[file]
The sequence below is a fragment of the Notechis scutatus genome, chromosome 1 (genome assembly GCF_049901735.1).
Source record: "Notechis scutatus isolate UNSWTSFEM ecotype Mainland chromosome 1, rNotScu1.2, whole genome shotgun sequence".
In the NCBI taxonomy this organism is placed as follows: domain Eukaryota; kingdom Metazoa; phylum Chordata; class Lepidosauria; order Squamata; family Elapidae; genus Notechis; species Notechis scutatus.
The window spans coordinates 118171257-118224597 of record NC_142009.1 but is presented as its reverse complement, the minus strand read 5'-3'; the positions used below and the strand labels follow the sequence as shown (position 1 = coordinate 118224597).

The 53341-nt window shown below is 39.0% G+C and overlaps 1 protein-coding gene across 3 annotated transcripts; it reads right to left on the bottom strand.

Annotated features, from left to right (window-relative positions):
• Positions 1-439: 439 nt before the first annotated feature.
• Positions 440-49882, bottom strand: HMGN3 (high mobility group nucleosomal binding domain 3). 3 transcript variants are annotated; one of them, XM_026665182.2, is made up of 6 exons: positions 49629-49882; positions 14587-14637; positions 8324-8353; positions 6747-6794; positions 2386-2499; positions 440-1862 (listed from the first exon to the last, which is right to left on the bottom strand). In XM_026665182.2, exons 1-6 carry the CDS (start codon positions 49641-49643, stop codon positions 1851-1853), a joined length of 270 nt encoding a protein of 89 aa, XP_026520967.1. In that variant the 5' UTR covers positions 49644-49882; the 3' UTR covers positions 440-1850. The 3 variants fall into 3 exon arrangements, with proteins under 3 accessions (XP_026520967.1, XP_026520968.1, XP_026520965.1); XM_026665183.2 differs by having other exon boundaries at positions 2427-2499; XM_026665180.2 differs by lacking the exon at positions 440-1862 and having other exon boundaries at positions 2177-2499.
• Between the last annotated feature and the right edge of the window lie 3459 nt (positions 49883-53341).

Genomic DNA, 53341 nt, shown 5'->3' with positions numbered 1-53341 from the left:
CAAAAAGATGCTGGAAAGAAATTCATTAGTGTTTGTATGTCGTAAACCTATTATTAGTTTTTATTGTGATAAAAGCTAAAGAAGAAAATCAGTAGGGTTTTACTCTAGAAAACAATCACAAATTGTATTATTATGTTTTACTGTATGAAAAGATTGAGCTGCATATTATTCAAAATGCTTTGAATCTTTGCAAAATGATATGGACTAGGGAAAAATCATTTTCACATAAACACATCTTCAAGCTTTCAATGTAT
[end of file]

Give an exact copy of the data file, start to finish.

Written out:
The sequence below is a fragment of the Notechis scutatus genome, chromosome 1 (genome assembly GCF_049901735.1).
Source record: "Notechis scutatus isolate UNSWTSFEM ecotype Mainland chromosome 1, rNotScu1.2, whole genome shotgun sequence".
In the NCBI taxonomy this organism is placed as follows: domain Eukaryota; kingdom Metazoa; phylum Chordata; class Lepidosauria; order Squamata; family Elapidae; genus Notechis; species Notechis scutatus.
The window spans coordinates 118171257-118224597 of record NC_142009.1 but is presented as its reverse complement, the minus strand read 5'-3'; the positions used below and the strand labels follow the sequence as shown (position 1 = coordinate 118224597).

The 53341-nt window shown below is 39.0% G+C and overlaps 1 protein-coding gene across 3 annotated transcripts; it reads right to left on the bottom strand.

Annotated features, from left to right (window-relative positions):
• Positions 1-439: 439 nt before the first annotated feature.
• Positions 440-49882, bottom strand: HMGN3 (high mobility group nucleosomal binding domain 3). 3 transcript variants are annotated; one of them, XM_026665182.2, is made up of 6 exons: positions 49629-49882; positions 14587-14637; positions 8324-8353; positions 6747-6794; positions 2386-2499; positions 440-1862 (listed from the first exon to the last, which is right to left on the bottom strand). In XM_026665182.2, exons 1-6 carry the CDS (start codon positions 49641-49643, stop codon positions 1851-1853), a joined length of 270 nt encoding a protein of 89 aa, XP_026520967.1. In that variant the 5' UTR covers positions 49644-49882; the 3' UTR covers positions 440-1850. The 3 variants fall into 3 exon arrangements, with proteins under 3 accessions (XP_026520967.1, XP_026520968.1, XP_026520965.1); XM_026665183.2 differs by having other exon boundaries at positions 2427-2499; XM_026665180.2 differs by lacking the exon at positions 440-1862 and having other exon boundaries at positions 2177-2499.
• Between the last annotated feature and the right edge of the window lie 3459 nt (positions 49883-53341).

Genomic DNA, 53341 nt, shown 5'->3' with positions numbered 1-53341 from the left:
CAAAAAGATGCTGGAAAGAAATTCATTAGTGTTTGTATGTCGTAAACCTATTATTAGTTTTTATTGTGATAAAAGCTAAAGAAGAAAATCAGTAGGGTTTTACTCTAGAAAACAATCACAAATTGTATTATTATGTTTTACTGTATGAAAAGATTGAGCTGCATATTATTCAAAATGCTTTGAATCTTTGCAAAATGATATGGACTAGGGAAAAATCATTTTCACATAAACACATCTTCAAGCTTTCAATGTAT